Think, for example, of Francesca Marciano describing “the new silences of Rome” in an age of coronavirus, or the New York Times itself pointing out how, in Manhattan, “the usual chaos of sounds—car horns, idle chatter and the rumble of subways passing frequently below—[has] been replaced by the low hum of wind and birds. Sound levels there fell by about five decibels, enough to make daytime sound more like a quiet night.”

There is an interesting paradox at work here, though, in terms of a widely reported belief that birds appear to be singing louder than ever before: birds are actually quieting down now, as they have less competition to out-sing. As the NYT writes, this is “because they no longer have to sing louder to be heard over the racket of the city, a behavior, known as the Lombard effect, that has been observed in other animals, too.”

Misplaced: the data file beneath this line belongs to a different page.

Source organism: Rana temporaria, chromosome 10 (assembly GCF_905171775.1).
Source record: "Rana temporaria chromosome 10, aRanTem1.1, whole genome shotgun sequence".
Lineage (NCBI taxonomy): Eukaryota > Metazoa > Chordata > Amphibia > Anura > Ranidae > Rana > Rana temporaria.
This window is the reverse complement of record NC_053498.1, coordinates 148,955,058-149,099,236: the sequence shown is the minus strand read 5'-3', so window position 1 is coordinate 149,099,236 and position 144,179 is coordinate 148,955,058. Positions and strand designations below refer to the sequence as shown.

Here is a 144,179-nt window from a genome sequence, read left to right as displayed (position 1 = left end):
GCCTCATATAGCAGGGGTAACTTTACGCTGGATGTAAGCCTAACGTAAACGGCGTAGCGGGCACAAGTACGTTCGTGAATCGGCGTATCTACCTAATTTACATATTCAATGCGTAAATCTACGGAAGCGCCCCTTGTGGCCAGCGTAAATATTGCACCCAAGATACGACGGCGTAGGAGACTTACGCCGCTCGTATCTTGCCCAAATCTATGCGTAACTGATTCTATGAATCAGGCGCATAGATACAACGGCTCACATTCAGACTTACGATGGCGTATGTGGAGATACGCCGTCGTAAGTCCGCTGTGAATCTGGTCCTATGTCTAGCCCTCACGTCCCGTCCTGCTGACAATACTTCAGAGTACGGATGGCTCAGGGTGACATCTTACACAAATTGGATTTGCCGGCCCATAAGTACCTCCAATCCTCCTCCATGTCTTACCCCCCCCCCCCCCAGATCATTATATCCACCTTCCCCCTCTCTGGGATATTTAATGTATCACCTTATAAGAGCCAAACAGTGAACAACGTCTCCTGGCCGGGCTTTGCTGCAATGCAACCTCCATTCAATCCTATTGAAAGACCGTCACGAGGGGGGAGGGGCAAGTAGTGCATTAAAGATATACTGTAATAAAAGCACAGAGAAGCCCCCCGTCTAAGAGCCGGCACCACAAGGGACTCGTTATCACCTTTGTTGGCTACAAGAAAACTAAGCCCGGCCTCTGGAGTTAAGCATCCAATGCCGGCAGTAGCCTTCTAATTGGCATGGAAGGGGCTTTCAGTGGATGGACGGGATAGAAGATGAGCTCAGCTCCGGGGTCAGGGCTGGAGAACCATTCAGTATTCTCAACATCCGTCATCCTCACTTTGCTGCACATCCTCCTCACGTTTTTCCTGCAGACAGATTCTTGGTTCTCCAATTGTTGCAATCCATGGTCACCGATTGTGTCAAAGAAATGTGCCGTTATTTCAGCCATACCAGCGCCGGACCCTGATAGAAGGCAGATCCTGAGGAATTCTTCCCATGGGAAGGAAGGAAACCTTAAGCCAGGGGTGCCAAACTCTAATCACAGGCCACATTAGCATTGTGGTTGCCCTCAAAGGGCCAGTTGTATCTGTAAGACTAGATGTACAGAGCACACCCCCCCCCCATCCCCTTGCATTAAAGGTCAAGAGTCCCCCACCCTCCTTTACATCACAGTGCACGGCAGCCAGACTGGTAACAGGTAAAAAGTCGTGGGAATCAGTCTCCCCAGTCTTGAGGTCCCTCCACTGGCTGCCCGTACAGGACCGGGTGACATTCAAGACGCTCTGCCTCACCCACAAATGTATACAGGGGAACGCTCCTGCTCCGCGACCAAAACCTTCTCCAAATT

[Image: Gowanus, Brooklyn; photograph by Geoff Manaugh.]

I’ve written at length about sound and the city elsewhere, but one of my favorite pieces on this was a short profile of acoustic engineer Neill Woodger, then-head of Arup’s SoundLab, published in Dwell way back in June 2008.

There, Woodger made the point that, as we transition to electric vehicles, which will remove the sound of the internal combustion engine from our cities, we are being given a seemingly once-in-a-lifetime acoustic opportunity: to redesign urban space for sound, highlighting noises we might want to hear—birdsong, bells, distant train whistles—and helping to excise those we do not.